By Lydia So
July 27, 2012
In the market turmoil of recent months, Malaysia’s equity market has held up comparatively better than some of its Asian counterparts. The FTSE Bursa Malaysia KLCI Index was up 1.4% during the second quarter in local currency terms. During the previous quarter, Malaysia had seen several large initial public offerings that raised capital totaling more than US$3.3 billion. While in Kuala Lumpur last month, I got a general sense from my conversations with management teams that domestic demand was still quite healthy despite the global economic slowdown. Construction activity, including civil works and residential property redevelopments, appeared buoyant. Financial firms, such as insurance and credit card companies, have seen recent job creation and investment activity spurring growth for their businesses.
Two years ago, the Malaysian government’s Economic Transformation Program pledged to transform the country into a “high-income nation” by 2020 (high income being US$15,000 per capita). Twelve key segments ranging from oil and gas to tourism and health care were identified as growth drivers for the country. One that garnered much attention was mass transit as Malaysia has lagged in public transportation infrastructure. So far this year, the government has awarded tenders for various components of the urban mass rapid transit system, a project to transform public transportation in the Greater Kuala Lumpur area. Some pre-construction work commenced this summer, and the favorable economic impact has trickled into the private sector.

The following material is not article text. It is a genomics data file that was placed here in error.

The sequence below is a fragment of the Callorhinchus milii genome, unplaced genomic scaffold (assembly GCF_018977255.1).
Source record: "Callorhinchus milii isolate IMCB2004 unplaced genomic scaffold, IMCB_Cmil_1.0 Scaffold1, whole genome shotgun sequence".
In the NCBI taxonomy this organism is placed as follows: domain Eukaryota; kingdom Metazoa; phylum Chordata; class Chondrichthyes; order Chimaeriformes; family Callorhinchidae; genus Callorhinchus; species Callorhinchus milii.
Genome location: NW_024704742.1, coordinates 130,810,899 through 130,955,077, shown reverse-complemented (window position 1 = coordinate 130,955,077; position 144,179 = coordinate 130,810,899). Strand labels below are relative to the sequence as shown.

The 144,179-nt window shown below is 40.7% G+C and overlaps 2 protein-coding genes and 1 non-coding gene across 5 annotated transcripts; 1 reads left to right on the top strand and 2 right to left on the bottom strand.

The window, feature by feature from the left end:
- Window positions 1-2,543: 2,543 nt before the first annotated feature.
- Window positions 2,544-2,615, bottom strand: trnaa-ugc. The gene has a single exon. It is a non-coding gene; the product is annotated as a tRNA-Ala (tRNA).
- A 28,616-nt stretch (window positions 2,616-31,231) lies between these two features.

As encouraged as I was to witness the recent developments that have come from government-led initiatives, I was also excited to see dynamic opportunities being discovered in entrepreneurial companies. Some Malaysian consumer staples and financial companies have made inroads into such frontier economies as Vietnam, expanding their sources of revenue outside of its relatively small domestic market. One small food and beverage company that has built a successful home-grown brand over the years is now eyeing not only the Southeast Asian market but also China as a growth market. In recent years the firm has discovered that among their new customers were a growing number of Chinese tourists who patronized their stores in Malaysia. Their long-term success in newer markets remains to be seen; however, we are seeing more Malaysian companies becoming increasingly ambitious in reaching out for a greater share of Asia’s economic pie.
he subject matter contained herein has been derived from several sources believed to be reliable and accurate at the time of compilation. Matthews does not accept any liability for losses either direct or consequential caused by the use of this information.
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